Some patients have been positively affected by mandatory drug rehab. But researchers suspect that forcing people into drug treatment programs may not be enough to help them stay sober for the long term. Still, some US states are expanding the use of involuntary commitments for drug and alcohol addiction.
According to the National Alliance for Model State Drug Laws, 37 states and the District of Columbia allow families and medical professionals to petition to have a person ordered into treatment. Generally speaking, a person can only be civilly committed if they are deemed a danger to the health or safety of themselves or others.
Court-ordered drug treatments are on the rise. Emergency commitment varies from 24 hours to 15 days. In some states, families, medical professionals, and law enforcement officers can petition the treatment facility directly, even without a judge’s order.
Those who support this type of treatment argue that short term commitments provide a critical stopgap for when courts are closed, such as during the night or on weekends. Critics of this approach, including some healthcare providers, are concerned that allowing doctors to involuntarily detain people with substance use disorders will burden emergency rooms.
According to a report from the Associated Press, data on involuntary commitments for drug addiction shows that mandatory drug rehabs are increasing. In Florida, for example, requests for commitment topped 10,000 in both 2016 and 2015. This is much higher than in 2000 when it was just around 4,000.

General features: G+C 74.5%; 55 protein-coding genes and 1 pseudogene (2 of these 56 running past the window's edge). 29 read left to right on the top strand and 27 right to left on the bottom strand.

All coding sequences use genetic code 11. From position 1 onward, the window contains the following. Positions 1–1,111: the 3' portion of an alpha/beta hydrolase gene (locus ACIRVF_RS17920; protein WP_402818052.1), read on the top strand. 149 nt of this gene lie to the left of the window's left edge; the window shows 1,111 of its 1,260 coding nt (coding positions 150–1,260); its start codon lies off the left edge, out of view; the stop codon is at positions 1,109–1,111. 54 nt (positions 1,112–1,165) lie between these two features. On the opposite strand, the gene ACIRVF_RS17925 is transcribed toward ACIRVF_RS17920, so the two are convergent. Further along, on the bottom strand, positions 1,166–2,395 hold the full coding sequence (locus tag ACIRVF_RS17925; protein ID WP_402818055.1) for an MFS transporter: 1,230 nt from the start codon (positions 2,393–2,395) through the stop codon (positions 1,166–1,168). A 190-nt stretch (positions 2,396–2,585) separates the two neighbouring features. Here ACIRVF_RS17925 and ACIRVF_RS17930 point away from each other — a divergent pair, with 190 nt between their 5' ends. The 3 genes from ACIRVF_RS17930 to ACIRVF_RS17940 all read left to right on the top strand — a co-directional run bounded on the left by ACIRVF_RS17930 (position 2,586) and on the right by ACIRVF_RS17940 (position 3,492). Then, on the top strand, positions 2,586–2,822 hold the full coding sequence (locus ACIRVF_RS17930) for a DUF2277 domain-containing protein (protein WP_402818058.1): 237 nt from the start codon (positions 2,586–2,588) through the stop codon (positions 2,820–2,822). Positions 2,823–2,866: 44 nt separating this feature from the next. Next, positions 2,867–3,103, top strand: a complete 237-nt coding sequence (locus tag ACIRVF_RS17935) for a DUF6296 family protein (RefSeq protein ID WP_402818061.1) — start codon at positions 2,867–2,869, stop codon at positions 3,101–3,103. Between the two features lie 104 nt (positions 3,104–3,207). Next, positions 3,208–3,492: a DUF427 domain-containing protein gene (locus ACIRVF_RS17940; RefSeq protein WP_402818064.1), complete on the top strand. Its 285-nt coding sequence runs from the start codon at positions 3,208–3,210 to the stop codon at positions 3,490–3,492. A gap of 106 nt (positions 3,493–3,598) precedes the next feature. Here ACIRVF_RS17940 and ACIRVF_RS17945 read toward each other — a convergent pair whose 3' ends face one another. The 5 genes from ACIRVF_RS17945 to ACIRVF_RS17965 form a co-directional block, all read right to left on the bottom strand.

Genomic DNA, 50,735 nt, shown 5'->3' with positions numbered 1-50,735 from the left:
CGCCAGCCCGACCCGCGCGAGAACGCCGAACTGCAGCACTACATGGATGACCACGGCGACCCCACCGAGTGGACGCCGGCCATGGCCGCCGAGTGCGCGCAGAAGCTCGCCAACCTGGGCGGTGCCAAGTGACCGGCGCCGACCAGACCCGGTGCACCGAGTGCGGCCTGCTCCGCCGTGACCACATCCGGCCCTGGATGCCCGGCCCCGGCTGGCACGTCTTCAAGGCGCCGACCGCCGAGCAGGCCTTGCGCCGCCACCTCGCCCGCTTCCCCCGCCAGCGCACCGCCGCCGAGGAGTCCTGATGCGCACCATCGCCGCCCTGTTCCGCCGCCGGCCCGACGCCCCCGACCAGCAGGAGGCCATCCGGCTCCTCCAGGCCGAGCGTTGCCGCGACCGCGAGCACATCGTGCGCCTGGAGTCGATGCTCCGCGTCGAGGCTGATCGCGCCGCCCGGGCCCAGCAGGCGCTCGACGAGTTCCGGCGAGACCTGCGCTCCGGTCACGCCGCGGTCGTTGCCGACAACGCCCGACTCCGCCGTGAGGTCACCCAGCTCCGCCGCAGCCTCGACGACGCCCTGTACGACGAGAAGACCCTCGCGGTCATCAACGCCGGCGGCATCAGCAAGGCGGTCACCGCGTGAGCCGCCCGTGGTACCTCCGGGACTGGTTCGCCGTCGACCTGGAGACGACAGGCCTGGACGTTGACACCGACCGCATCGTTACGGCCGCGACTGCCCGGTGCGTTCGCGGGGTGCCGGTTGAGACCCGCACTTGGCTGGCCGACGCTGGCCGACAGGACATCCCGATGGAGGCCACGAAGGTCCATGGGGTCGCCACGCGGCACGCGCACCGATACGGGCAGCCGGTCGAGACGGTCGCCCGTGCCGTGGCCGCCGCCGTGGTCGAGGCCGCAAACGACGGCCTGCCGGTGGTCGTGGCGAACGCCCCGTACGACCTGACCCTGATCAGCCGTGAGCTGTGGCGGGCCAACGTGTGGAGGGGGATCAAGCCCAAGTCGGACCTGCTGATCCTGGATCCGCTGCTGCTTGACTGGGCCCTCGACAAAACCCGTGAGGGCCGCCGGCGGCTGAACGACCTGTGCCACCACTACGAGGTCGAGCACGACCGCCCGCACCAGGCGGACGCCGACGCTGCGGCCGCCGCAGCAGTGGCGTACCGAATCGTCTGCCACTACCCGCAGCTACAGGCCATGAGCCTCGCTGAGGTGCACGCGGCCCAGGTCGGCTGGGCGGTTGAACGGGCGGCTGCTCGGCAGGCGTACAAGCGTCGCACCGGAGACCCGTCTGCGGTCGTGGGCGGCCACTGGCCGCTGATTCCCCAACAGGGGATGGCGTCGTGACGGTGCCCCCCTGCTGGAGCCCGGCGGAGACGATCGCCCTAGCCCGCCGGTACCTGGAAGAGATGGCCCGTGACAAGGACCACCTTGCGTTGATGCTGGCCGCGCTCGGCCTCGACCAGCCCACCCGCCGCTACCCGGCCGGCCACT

In Massachusetts, requests doubled from fewer than 3,000 in 2006 to more than 6,000 in 2016 and 2017.
Longer involuntary commitments generally require a court order. The length of stay can last up to a year, but many states have lower durations. But researchers and addiction experts say these may not be enough to make a significant difference.
The rise in involuntary commitments is a sign of the opioid epidemic and how severely it affects American families. The National Institute on Drug Abuse reported that more than 115 people in the US die each day because of opioid overdose. RehabNear.Me offers a free addiction hotline for people struggling with addiction.
However, there is not enough information regarding mandatory drug rehab and its effectiveness. There is little research showing that forcing someone into treatment helps them in the long run. Many states don’t track whether civil commitments help people stay in recovery. There is also no data regarding how many times patients have to enter forced treatment.
On the flip side, there are studies showing how programs like this can actually harm people instead. A 2016 report by the Massachusetts Department of Public Health found that people who were involuntarily committed were more than twice as likely to die of an opioid-related overdose compared to those who chose to call a qualified addiction treatment center, like the ones rehabnear.me partners with.
Another study published in the International Journal of Drug Policy found little evidence that mandatory drug treatment helps people stop using drugs or reduces criminal recidivism.
“There appears to be as much evidence that [compulsory treatment] is ineffective, or in fact harmful, as there is evidence that it is effective,” said study author Dan Werb, PhD, who’s also an epidemiologist and policy analyst at the University of California at San Diego (UCSD). “What we’ve seen across the world—in Mexico and Southeast Asia and China—is that ‘treatment centers’ that are mandated can effectively turn into internment camps.”
If someone in the family is struggling with opioid or alcohol addiction, it is important to seek help. A combination of medical detox and behavioral therapy can go a long way in the fight against drug abuse. But because every individual is affected by addiction differently, a comprehensive program tailored to their specific needs is necessary. Look for a nearby addiction treatment facility today and find out how drug treatment programs work.